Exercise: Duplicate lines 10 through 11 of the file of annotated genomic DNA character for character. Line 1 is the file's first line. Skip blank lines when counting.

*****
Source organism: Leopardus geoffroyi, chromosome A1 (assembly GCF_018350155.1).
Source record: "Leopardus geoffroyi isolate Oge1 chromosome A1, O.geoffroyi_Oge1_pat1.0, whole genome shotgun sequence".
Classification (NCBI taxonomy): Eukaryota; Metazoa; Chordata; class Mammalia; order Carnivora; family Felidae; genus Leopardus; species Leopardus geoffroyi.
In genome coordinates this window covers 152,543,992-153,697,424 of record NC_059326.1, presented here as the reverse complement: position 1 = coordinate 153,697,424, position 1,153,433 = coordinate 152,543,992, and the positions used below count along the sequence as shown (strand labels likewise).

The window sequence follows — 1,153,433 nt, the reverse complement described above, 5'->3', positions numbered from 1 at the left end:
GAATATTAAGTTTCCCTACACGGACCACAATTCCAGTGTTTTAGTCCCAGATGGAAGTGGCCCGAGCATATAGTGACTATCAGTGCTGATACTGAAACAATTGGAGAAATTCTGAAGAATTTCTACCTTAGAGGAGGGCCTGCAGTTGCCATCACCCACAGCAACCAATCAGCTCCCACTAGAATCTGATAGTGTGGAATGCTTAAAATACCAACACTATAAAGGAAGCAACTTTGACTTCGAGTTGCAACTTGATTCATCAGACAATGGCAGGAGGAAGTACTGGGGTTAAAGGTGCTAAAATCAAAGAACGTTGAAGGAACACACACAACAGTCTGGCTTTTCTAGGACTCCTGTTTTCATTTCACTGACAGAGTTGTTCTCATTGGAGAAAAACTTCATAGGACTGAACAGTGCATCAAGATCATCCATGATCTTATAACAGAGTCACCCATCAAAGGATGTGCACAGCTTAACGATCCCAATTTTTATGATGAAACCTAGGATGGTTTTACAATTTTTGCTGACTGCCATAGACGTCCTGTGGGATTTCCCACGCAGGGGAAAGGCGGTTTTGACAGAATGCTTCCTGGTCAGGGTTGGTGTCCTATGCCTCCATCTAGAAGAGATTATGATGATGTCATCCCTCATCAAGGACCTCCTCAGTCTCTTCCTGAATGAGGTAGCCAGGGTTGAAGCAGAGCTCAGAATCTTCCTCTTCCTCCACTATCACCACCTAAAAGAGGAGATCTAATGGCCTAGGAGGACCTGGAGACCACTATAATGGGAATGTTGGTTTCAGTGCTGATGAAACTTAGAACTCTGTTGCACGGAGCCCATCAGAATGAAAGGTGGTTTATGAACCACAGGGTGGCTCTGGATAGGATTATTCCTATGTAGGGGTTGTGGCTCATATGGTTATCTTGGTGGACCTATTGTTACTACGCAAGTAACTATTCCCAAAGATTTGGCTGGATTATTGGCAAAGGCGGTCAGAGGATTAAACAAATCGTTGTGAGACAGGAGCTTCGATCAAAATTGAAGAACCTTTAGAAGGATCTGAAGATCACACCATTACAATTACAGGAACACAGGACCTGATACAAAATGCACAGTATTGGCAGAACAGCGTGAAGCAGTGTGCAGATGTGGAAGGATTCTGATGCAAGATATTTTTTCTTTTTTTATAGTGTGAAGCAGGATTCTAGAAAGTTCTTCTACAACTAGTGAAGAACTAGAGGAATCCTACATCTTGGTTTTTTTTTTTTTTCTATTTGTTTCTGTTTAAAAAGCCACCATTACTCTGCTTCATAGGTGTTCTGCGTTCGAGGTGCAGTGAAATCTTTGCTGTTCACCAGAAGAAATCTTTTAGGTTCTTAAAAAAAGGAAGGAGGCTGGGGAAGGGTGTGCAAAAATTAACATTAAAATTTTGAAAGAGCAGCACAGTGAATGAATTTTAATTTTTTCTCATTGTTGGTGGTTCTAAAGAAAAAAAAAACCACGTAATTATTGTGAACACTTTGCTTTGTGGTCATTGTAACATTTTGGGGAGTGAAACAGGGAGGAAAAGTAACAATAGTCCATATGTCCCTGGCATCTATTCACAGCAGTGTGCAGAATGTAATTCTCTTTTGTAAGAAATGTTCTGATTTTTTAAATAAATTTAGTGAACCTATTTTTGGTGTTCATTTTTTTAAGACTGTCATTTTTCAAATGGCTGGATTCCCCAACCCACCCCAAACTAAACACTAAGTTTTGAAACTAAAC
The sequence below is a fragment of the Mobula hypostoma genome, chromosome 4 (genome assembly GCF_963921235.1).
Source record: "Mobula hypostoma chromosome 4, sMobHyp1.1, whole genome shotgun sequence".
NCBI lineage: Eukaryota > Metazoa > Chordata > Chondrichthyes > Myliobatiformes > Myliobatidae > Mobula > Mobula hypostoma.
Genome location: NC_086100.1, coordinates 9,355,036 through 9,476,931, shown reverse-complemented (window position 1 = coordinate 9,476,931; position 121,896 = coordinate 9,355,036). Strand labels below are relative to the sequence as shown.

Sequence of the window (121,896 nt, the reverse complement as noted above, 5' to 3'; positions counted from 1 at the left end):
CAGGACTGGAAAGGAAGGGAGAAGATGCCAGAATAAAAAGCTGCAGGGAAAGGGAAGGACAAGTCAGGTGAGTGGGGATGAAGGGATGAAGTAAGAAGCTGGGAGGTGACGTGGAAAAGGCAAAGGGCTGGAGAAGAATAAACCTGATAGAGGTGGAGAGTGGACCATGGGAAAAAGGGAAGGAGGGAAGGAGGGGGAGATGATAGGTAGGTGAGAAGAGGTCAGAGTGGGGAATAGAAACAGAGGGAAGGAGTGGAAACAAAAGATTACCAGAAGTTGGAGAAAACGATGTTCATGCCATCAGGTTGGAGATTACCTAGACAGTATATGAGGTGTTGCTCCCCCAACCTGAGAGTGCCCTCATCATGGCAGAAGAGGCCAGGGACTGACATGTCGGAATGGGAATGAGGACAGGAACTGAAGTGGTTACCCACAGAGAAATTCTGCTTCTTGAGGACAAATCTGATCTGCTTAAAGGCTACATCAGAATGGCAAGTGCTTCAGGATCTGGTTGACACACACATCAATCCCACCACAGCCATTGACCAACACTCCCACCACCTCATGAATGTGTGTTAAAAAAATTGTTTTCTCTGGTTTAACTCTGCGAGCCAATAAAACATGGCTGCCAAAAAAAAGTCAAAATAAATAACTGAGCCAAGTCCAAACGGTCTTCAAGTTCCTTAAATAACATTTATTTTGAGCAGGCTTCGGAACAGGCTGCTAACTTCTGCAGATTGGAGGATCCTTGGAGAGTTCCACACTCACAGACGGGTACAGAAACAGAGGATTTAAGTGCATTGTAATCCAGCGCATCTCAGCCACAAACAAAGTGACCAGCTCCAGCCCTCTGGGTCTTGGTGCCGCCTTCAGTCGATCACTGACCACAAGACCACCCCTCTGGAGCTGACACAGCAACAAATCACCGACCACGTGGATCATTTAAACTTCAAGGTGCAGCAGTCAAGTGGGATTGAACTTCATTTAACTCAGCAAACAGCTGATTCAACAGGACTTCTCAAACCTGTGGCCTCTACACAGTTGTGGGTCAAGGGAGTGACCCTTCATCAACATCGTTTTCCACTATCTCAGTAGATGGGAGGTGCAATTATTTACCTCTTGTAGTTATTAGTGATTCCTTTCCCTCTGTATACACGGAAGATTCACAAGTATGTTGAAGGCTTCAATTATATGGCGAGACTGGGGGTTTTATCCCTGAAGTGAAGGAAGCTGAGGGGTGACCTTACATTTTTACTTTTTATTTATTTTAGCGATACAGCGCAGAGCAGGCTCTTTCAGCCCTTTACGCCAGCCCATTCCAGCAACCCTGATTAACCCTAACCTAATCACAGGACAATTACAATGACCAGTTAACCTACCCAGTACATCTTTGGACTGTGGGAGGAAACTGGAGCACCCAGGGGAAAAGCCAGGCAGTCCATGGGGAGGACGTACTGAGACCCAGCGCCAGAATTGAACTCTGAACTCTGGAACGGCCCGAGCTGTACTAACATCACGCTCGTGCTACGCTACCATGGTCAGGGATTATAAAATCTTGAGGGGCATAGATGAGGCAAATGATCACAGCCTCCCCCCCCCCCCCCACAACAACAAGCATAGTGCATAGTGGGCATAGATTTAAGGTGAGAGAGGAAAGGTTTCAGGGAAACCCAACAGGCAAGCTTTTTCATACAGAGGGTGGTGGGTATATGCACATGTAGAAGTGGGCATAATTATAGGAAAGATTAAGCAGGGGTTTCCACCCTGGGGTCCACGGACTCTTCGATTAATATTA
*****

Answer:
Genome location: NC_086100.1, coordinates 9,355,036 through 9,476,931, shown reverse-complemented (window position 1 = coordinate 9,476,931; position 121,896 = coordinate 9,355,036). Strand labels below are relative to the sequence as shown.

Sequence of the window (121,896 nt, the reverse complement as noted above, 5' to 3'; positions counted from 1 at the left end):